“I will fight for freedom of my people until the last day of my life.”
Oscar Temaru, former president of French Polynesia, gave a poignant speech to the room full of students and academics about the ongoing struggles of the former French colonial islands in the Pacific to regain their autonomy and receive compensation for the fallout caused by decades of French nuclear testing. Temaru was joined by Representatives in Assembly of French Polynesia Moetai Brotherson, Richard Tuheiava, and Valentina Cross to shed light on the lesser-known history, current obstacles, and their hopes to exert more pressure on the international community.
The SIPA Human Rights and Humanitarian Policy Concentration and the Institute for the Study of Human Rights welcomed the delegation to Columbia University on October 5. SIPA professor Jenik Radon moderated the event, entitled “Trouble in Paradise: French Polynesia,” which was followed by the delegation’s interactive discussion with students on the editorial board of the Journal of International Affairs.
Temaru reminiscenced of the time when French Polynesia was “paradise,” prior to the the launch of France’s nuclear testing in 1966.
“[Charles] De Gaulle is a national hero to France… but to me, he’s a criminal,” Temaru said. Between 1946 and 1963, France spent around $2.5 billion on a nuclear weapons program, according to a declassified American intelligence document. It also reported that de Gaulle made French nuclear force his priority in order to strengthen his leadership position in Western Europe, make the region more independent of the United States, and give France its own means to deter Soviet aggression. Temaru said De Gaulle unilaterally decided to carry out nuclear testings in former French colonies without consulting the local population.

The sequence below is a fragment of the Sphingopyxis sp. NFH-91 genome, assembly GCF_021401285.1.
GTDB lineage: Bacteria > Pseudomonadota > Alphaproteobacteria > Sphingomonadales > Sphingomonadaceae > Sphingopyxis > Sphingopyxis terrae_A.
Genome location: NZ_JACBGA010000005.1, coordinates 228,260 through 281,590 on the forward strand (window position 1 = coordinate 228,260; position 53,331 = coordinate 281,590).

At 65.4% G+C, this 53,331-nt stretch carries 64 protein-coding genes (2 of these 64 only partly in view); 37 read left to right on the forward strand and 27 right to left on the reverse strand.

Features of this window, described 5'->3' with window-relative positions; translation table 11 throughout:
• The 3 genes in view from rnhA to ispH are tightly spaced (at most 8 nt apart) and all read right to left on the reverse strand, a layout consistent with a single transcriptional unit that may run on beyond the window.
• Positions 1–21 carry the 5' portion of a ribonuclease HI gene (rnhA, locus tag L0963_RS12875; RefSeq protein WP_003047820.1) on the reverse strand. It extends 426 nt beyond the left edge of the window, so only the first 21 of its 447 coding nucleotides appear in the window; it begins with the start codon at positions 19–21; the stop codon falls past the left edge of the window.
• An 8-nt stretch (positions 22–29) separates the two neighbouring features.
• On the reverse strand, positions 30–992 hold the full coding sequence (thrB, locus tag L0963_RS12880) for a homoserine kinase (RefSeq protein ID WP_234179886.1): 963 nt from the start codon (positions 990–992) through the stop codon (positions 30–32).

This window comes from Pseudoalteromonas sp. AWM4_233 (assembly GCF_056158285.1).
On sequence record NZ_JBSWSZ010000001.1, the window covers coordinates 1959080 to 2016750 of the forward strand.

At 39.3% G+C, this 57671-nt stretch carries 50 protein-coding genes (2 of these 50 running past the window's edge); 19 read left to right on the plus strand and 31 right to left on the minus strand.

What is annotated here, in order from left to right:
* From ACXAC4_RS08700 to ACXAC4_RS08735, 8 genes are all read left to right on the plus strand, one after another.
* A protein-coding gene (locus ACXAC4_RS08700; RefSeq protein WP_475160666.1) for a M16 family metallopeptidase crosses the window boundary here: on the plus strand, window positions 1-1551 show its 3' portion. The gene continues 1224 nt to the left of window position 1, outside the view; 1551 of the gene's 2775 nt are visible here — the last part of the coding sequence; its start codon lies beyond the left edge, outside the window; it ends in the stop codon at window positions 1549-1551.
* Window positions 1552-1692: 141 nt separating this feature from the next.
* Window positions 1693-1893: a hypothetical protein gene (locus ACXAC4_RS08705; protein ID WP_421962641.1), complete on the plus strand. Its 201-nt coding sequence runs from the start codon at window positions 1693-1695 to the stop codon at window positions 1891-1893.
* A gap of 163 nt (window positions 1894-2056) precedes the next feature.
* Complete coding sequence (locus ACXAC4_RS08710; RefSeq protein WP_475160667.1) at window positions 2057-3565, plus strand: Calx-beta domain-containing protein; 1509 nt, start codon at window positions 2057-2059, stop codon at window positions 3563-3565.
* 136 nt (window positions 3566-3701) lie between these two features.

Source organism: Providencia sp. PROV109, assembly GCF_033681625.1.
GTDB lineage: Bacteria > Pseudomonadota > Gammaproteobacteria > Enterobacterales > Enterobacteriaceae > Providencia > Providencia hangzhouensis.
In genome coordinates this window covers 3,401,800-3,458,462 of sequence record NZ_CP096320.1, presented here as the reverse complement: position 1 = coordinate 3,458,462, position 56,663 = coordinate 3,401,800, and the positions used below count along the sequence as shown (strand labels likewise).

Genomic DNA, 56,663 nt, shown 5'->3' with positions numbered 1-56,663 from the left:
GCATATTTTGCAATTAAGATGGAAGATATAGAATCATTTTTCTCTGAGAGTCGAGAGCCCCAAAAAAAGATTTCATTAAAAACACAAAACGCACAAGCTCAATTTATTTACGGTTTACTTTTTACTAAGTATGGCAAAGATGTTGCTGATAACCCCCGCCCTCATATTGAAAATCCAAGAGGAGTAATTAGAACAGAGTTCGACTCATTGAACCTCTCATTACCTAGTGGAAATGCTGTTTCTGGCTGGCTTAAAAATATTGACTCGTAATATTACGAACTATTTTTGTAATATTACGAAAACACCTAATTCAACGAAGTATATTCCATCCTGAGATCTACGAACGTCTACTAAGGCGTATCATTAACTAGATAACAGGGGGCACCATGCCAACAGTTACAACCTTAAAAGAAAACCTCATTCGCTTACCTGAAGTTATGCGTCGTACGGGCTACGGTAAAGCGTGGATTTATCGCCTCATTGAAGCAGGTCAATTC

The paradise that once captured the imagination of artists like Paul Gauguin has become contaminated by France’s nuclear legacy. France conducted 210 nuclear testings from 1966 to 1996; 193 in French Polynesia and 17 in Algerian Sahara. The delegation said that the French government made no effort to inform or educate the local population in French Polynesia about potential hazards prior to the testings nor took full proper measures to contain radiation damage to the people on the islands. Moreover, the government had been keeping details about the contamination and damages secret from the public for decades.
French nuclear testing ended in 1996, but French Polynesians are still grappling with the fallout. The delegation claimed that over 9,000 people are believed to have been exposed to radiation, and around 240 die from cancer every year, a staggering number for a population of less than 280,000. In another former French colony, Algeria, roughly 27,000 to 60,000 people are believed to have been affected. The delegation mentioned that French National Assembly approved $11 million in compensation to nuclear testing victims in 2010, an amount insufficient to cover all victims.
The delegation elaborated on various challenges they still face. The French government has blocked French Polynesia’s effort to gain autonomy in “a new form of colonialism.” While some French presidents have made conciliatory gestures of visiting the island and acknowledging the contamination, all eventually uphold the status quo. The French government and corporations have been supporting local politicians in French Polynesia through “hush money” for new businesses and projects in return for silence on autonomy or compensation. Temaru called the local politicians who side with the French government in exchange for favors as his “worst enemy.”
The delegation will not give up on their fight anytime soon. Tuheiava discussed a proposed compensation bill of $1 billion for environmental damages in French Polynesia as a member of the French Senate. Brotherson, a member of the French National Assembly, has been persistent in trying to engage French president Emmanuel Macron on this issue. They have also been trying to add a new provision to recognize self-determination for French Polynesia in the French constitution, to no avail.
The panelists remain optimistic about the next generation of leaders and thinkers who are less motivated by financial incentives and more to serve the public good. The speakers appealed to the students in the room to help carry on the fight for freedom and human rights for everyone on the planet. Meanwhile, the delegation has revealed an unprecedented step that would raise awareness globally, potentially placing enormous pressure on France.
“We will be taking France to ICC [International Criminal Court]... for crimes against humanity,” Temaru said.
The room fell into moment of stunned silence. When asked by a student what the delegation aims to achieve with such a drastic and symbolic measure, Temaru gave one word answer summing up his nation’s decades-long struggle — “freedom.”
— Jeenho Hahm MPA ’19